With the deadline of the General Data Protection Regulation (GDPR) fast approaching, it’s a hot topic of conversation for businesses. GDPR is set to affect both the way in which businesses utilise and store client data, as well as help tighten up online security. But beyond this, many businesses are wondering how the impact of GDPR is going to affect them.
While the deadline of the end of May 2018 has encouraged many companies to rethink their strategies regarding the handling of personal data in order to comply with GDPR guidelines, it is thought that the impact of GDPR will also have an impact upon advertising standards within the EU.
Predicting the impact of GDPR comes with many challenges, as there are a number of external factors that could potentially have an effect on the new regulation. However, preparing your business for the GDPR deadline well in advance will help to ensure that you are equipped for what’s to come.
The importance of compliance with GDPR
Under GDPR guidelines, businesses can only utilise European consumer personal data with their consent. EU citizens will also have the right to request that all of their known personal data be deleted from company files at any time.
This means that businesses have had, or will have to, restructure how they currently collect and store the personal data of their clients, as they will need to have a clear audit-trail for how the data is stored. They will also need to be able to provide evidence that their security systems are an adequate resource for protecting personal data.
This has been a huge project for many businesses, but the penalties for non-compliance are severe and may include either a €20 million fine, or 4% of annual revenue, depending on which of the two values is higher.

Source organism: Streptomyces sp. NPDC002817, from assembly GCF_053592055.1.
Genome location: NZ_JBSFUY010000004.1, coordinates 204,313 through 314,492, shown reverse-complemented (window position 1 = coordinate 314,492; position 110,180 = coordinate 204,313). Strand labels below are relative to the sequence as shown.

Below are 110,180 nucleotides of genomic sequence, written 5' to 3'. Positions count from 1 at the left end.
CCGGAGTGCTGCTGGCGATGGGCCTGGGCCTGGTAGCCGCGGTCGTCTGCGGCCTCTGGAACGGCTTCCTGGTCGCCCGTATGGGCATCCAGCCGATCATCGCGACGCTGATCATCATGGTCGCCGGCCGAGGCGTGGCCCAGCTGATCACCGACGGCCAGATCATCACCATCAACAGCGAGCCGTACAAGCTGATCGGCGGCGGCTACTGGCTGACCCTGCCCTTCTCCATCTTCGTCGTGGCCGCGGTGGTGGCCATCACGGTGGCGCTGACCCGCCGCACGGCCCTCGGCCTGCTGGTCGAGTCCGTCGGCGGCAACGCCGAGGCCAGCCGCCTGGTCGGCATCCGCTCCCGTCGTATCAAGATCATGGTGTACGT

While it could be argued that the impact of GDPR has put businesses under unnecessary pressure to re-work the safety and security of their online infrastructure, updating online resources to ensure that they are efficient, technologically sound and compliant with new GDPR policies is in many ways a positive thing. Restructuring online security systems will guarantee that they function proficiently, are well organised and kept up to date.
In this manner, the impact of GDPR has already had a positive effect on many businesses. It has facilitated the identification and replacement of inadequate systems with more appropriate, alternative security measures.
It has also identified that anyone involved with data handling will need to be trained on GDPR guidelines to ensure that they are adhered to. Therefore, the impact of GDPR will have a positive effect on job opportunities, creating and bolstering the role of the Data Protection Officer. It will also provide employees with the opportunity to receive further training to ensure that they are fully educated on the topic of GDPR and online security.
The impact of GDPR on handling personal data
The main impact that GDPR will have on businesses is the overhaul of current procedure by which client personal data is handled and stored. This will have a different impact on technology sectors depending on how much access or ownership they have to first-party data from their consumers.
This is why ad servers will be affected by the impact of GDPR. Ad servers often collect passive data through sources such as ad delivery, but now under GDPR rules, they will need to have consent from the consumer to access and use such information.
Not only does this give more power over the security of personal data to the consumer, but it provides businesses with the opportunity to seek innovative ways to update their security measures regarding personal data.
The positive impact of GDPR
While many people may think that the impact of GDPR will only be felt in Europe, it is predicted to have a global reach, and therefore a global impact upon the technology sector and beyond.
GDPR has provided businesses with a unique opportunity to address essential issues regarding data protection. This could potentially see an increase in collaboration and innovation in tackling technological issues in the future.
Although it will be a significant undertaking for businesses, the long-term impact of GDPR is set to improve the way in which personal data is consumed, stored and secured.
If you would like to discuss ways in which to prepare for GDPR ahead of the deadline at the end of May, call CBS today on 020 3355 7334 for guidance on ensuring the impact of GDPR is a positive one for your business.